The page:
At the bottom of Pseudotsuga, we looked at the trail map on a sign for a route back to the retrieve vehicle.  We were searching for something different so we headed to Deliverance.  Deliverance is a single black diamond advanced rated trail on the map.  To get to the trailhead, a dirt road transit and a 5-minute steep and loose hike-a-bike was necessary.  Entering the trail, it looked to be of older construction and not under heavy, current use.  That’s never a great sign.  Deliverance starts with some ladder and log rolls and continues down with optional and sometimes non-optional airs to the top of a steep pitch.  We slowly worked our way down this long, steep section until we reached a point that looked to be committing.  There was no stopping if we went further on.  Off the bikes, we scouted the next trail segment.  I decided to give it a go, feeling confident in my skills on anything that didn’t involve a narrow, steep ladder.  The first section of this drop was on rock dusted with dirt.  It was very steep but, if the traction on the rock was good, it should be OK.  I entered into the drop and inched down, more or less on my chosen line, as far back behind the saddle as possible.  Things were fine until the rock steepened and the dirt on the rock increased, dramatically reducing the traction.  I could not brake, front or back, without inducing a skid and I started to pick up speed.  It quickly became clear that I wasn’t going to make the corner at the bottom of this first drop or miss the tree on the edge of the trail.  At the last moment, I ejected off of the back of the bike and grabbed onto the tree.  My bike continued on without me, rolling the thirty feet to a rock cliff and plunging over the edge.  The bike came to rest seventy feet from the trail and forty feet down.  I was glad I was not along for the ride!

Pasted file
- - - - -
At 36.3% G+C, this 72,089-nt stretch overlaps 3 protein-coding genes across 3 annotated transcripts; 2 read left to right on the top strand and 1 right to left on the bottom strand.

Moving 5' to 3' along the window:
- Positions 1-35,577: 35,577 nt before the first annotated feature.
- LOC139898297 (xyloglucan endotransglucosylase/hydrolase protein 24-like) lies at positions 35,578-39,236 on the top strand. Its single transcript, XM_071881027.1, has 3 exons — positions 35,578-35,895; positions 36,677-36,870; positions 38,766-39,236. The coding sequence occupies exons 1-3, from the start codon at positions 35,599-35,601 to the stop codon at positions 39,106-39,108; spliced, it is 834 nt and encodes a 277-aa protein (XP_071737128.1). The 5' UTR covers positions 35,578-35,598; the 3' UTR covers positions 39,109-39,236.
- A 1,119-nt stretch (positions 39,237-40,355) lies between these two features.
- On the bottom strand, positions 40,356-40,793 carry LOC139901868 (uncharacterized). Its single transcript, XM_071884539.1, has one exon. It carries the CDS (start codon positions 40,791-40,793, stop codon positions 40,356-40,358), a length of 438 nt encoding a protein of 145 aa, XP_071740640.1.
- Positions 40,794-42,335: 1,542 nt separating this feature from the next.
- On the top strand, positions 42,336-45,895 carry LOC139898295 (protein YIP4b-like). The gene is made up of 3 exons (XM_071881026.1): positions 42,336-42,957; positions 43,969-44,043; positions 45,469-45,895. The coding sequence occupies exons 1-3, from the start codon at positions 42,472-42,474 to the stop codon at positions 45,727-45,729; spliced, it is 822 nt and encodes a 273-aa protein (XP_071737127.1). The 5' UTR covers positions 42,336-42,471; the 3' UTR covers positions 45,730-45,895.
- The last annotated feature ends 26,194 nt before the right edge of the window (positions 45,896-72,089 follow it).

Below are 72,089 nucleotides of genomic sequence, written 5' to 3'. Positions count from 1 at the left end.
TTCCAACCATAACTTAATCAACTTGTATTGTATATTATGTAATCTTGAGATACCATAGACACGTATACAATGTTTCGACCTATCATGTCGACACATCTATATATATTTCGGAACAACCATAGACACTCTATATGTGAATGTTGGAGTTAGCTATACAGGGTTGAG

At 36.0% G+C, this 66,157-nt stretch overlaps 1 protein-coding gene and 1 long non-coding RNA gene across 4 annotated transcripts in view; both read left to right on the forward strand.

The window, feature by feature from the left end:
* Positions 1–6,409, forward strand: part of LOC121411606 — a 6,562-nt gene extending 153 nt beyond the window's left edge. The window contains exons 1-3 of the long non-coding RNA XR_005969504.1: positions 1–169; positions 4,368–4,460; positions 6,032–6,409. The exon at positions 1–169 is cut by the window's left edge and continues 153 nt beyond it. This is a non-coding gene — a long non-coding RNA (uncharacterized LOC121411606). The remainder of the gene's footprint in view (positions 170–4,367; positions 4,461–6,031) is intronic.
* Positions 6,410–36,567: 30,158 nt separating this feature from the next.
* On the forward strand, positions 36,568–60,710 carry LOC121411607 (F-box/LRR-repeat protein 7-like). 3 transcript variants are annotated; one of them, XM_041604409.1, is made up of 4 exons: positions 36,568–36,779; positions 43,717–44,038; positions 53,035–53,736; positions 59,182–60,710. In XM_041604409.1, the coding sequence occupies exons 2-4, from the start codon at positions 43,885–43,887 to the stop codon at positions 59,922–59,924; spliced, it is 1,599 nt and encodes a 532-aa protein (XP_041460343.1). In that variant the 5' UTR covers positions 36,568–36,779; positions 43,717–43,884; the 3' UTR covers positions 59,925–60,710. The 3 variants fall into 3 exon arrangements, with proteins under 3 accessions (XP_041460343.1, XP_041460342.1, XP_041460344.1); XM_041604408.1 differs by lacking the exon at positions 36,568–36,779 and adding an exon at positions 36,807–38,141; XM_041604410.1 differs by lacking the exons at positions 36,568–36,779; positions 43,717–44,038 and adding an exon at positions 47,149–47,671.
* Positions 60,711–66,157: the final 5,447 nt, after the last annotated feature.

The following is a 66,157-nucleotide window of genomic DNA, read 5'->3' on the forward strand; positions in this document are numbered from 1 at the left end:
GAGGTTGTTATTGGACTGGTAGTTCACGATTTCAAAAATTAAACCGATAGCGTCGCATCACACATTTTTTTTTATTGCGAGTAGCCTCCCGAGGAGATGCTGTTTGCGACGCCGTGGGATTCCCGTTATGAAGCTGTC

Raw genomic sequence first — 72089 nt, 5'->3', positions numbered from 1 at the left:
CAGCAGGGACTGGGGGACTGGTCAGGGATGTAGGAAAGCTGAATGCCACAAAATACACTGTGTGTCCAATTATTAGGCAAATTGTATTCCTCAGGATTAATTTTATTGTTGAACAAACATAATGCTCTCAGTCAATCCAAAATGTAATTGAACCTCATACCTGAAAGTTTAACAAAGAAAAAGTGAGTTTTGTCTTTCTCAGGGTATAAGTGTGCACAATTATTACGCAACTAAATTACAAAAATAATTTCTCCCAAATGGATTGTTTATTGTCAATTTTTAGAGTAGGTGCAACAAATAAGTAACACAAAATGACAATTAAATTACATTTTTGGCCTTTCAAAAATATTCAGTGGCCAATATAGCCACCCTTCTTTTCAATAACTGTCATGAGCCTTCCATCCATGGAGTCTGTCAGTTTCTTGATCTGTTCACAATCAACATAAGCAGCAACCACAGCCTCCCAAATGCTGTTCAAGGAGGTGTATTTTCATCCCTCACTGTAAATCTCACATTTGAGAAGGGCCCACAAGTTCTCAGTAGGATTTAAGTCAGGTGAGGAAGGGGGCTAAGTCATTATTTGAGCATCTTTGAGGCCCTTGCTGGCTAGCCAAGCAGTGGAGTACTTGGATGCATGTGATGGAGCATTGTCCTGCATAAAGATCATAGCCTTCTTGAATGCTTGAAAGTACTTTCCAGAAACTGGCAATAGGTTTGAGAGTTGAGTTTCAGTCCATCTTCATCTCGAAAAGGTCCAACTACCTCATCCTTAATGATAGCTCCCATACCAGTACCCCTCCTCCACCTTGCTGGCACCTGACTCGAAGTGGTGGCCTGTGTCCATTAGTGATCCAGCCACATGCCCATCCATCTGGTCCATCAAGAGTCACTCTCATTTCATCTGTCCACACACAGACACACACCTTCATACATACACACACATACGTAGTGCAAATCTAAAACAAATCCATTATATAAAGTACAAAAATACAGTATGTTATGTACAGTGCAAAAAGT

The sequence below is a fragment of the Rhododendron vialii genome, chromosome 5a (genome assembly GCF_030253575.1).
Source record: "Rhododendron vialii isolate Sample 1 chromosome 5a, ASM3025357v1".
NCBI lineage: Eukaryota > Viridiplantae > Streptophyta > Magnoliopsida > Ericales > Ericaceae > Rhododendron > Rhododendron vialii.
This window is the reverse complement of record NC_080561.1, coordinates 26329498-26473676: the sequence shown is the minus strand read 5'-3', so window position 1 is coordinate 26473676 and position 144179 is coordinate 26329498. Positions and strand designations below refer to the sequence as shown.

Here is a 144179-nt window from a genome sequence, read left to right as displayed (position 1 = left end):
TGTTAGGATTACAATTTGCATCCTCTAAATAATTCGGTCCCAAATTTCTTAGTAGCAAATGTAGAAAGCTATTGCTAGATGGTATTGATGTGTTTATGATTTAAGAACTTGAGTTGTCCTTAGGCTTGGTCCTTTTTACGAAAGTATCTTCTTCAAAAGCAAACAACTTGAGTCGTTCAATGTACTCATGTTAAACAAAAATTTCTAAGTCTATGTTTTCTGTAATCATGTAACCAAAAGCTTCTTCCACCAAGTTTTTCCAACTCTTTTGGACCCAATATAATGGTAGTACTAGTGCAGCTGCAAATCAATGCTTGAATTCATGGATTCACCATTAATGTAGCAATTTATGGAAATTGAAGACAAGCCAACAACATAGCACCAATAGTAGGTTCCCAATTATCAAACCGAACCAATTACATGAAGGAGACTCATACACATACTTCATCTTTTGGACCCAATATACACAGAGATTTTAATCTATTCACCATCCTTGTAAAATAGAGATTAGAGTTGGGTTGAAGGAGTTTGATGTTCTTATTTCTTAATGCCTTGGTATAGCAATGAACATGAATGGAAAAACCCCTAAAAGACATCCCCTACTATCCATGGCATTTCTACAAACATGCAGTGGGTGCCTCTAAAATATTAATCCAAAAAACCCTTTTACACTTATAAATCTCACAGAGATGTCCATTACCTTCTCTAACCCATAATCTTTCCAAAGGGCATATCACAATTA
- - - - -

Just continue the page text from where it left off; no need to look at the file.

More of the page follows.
Before I scrambled down the hill and retrieved the bike I resurveyed the line.  It seems that I was not the first to miss wide right at this corner, though I suspect that a few have been able to make the turn.  I’d guess you’d have to commit to gaining speed but, after the turn, the trail remained steep and loose with a couple of big drops.  With a bigger bike and downhill racing skills I could see this as possible.  But isn’t that always the case?

Nick at the camp

Nick at the camp

After climbing down and collecting my bike, we walked down the remainder of the steep section and continued on Deliverance to the bottom.  The lower section together with the upper section of the trail was highly entertaining with most of the fun coming on the build-ups.  I’d like to give Deliverance another shot in the future, though I suspect we will wait until we have ideal tread traction conditions.  And that could be a long wait in Squamish.  Under the conditions of our visit, Deliverance was the hardest trail we rode in Squamish.  It was easily harder than all of the double diamond rated trails that we rode down.

The Deliverance excitement capped our ride and our visit.  We ripped down the service roads back to the retrieve car.  On the next day we would leave Squamish for North Vancouver.  We will miss Squamish.  We will really miss Squamish.

Our last trip down a similar trail sequence:

https://anotherheader.wordpress.com/2008/09/04/squamish-powersmart/

Pictures: http://picasaweb.google.com/AnotherHeader/PowersmartForPicasa#

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2 Comments »

  1. […] year the conditions change.  Last year, Powersmart was freshly refurbished and easier.  This year, wear and water have brought the gnar […]

    Pingback by Squamish: Powersmart to Credit Line « Another Header — August 20, 2010 @ 4:52 am

  2. […] short climb up the hill from the bottom of P-Nut’s is the entrance to Angry Midget, Recycle, and a new trail, Half Nelson.  Starting the climb our plan was to drop Angry Midget, a newer […]

    Pingback by Squamish: The Plunge and Half Nelson « Another Header — August 25, 2010 @ 10:39 pm